access and the necessary barracks provided at them Camps Morton, near Indianapolis, Ind., and Butler, near Springfield, Ill., offer good points for collecting together the paroled troops of these two States, and the chief objection to this arrangement is that other States more remote to which transportation would be very expensive would expect like camps to be established within their borders. There are no troops more difficult to control, officers and men, than those on parole, and the greater the number assembled at any one camp the greater the difficulty, and for this reason it would be advisable to have additional camps in the West, provided reliable and efficient commanders could be found for them. The two camps named and Camp Douglas, at Chicago, are now occupied by rebel prisoners of war who will in a few days be delivered at City Point when the camps may be occupied by our paroled troops. Camp Douglas might be designated for the regiments from Michigan, Wisconsin, Iowa and Minnesota, which would bring the men much nearer to their homes than as at present located without great additional cost.
It is possible that conceding this much to State feelings might produce good effect in reconciling men to the irksome restraints and ennui of the parole camp thereby bringing about a better state of discipline than now prevails and which is so much to be desired. At all events it would remove in great part the grounds for the many complaints now so often presented. At each camp of paroled troops there should be a suitable guard with officers for the staff departments who are not on parole, and the duties which the paroled troops may properly be called on to perform should always be pointed out in general orders.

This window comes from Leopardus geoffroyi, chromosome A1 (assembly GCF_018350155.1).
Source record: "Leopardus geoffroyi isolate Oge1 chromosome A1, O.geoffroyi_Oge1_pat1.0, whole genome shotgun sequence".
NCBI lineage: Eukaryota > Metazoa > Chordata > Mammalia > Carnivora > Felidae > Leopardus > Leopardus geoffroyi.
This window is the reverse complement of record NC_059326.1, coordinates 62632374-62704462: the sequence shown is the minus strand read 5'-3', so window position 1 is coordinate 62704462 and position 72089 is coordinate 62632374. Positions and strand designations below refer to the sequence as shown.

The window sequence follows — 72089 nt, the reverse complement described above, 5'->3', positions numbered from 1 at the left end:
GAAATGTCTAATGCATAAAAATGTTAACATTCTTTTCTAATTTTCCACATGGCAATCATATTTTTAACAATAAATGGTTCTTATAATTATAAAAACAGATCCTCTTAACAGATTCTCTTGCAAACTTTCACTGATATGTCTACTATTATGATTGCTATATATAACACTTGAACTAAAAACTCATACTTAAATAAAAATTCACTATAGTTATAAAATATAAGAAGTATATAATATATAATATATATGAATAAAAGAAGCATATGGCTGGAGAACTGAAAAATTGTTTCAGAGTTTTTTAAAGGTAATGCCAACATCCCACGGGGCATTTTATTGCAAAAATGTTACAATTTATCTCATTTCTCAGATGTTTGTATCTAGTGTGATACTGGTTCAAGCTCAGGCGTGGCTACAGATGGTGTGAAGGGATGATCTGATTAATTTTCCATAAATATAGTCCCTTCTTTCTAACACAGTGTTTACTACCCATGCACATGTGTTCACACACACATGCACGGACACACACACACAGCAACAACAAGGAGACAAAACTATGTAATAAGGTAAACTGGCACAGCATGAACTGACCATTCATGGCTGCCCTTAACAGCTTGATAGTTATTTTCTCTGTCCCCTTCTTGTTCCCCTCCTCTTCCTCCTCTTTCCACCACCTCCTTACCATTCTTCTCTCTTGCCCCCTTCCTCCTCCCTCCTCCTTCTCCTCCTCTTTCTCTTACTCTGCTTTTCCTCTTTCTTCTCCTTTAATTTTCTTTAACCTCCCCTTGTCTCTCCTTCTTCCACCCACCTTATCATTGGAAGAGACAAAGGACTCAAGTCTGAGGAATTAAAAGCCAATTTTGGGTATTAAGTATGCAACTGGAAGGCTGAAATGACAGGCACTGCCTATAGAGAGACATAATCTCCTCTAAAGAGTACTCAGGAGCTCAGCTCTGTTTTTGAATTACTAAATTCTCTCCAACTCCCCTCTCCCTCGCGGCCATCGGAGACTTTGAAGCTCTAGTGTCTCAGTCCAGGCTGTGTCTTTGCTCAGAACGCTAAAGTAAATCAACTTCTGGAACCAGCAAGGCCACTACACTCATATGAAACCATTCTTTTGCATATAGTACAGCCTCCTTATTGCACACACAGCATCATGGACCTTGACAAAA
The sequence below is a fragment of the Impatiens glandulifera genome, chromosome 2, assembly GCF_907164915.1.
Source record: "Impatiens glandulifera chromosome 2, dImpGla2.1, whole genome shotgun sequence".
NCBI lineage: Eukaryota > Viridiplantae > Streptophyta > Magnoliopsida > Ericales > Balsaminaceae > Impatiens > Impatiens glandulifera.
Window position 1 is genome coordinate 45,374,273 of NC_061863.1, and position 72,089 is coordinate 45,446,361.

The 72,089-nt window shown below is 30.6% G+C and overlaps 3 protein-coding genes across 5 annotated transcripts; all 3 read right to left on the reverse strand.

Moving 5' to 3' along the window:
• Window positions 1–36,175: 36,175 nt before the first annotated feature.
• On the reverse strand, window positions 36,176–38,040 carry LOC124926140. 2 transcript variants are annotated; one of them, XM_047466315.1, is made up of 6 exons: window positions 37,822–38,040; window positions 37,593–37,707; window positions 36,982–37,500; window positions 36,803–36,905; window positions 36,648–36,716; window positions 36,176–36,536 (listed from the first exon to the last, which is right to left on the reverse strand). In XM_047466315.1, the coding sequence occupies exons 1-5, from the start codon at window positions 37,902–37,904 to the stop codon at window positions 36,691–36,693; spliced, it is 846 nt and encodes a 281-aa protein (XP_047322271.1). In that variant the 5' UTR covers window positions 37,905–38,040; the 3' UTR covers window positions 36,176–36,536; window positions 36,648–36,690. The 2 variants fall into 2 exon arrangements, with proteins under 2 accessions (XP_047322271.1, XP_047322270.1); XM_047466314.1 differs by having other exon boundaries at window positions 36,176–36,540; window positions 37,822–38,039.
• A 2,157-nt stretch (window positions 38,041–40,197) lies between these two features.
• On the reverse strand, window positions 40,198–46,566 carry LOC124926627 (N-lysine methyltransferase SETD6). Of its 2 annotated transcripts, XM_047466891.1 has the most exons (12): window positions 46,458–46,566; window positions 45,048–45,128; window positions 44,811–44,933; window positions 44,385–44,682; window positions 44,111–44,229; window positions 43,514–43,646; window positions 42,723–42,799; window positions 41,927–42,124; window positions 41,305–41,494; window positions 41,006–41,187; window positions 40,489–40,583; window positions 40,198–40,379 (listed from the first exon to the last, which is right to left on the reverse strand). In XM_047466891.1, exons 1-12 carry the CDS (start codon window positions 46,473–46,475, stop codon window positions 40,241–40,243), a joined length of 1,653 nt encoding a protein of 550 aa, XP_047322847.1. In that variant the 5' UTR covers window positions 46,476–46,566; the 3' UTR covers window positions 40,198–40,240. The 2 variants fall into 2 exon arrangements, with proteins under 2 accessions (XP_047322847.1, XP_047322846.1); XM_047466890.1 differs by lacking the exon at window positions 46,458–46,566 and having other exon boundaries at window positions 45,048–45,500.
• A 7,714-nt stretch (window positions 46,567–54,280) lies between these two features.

Very respectfully, your obedient servant,
Colonel Third Infantry, Commissary General of Prisoners.
MARCH 21, 1863.
If deemed necessary the number of parole camps may be increased. not advisable to have particular camps for the troops of particular States. If they know they are to be sent home to their own States when paroled it serves as an inducement to surrender to the enemy.
H. W. HALLECK,
OFFICE COMMISSARY-GENERAL OF PRISONERS,
Washington, D. S., March 20, 1863.
Colonel J. C. KELTON,
Assistant Adjutant-General, Washington, D. C.
COLONEL: After a conversation with Major-General Heintzelman in relation to the advantages of Camp Banks for paroled troops I agree with him that it would be to the interest of the service to break it up and transfer the exchanged men who are mostly invalids to the convalescent camp, and those still on parole to Camp Parole. I am informed by the general that at the convalescent camps accommodations can be set aside, especially for such paroled troops as cannot be provided for at Camp Parole, and by this arrangement the officers now at Camp banks can be assigned to duty at Camp Parole or so many of them as may be necessary. Colonel de Korponay's services will not be required and he may be ordered to his regiment. I would therefore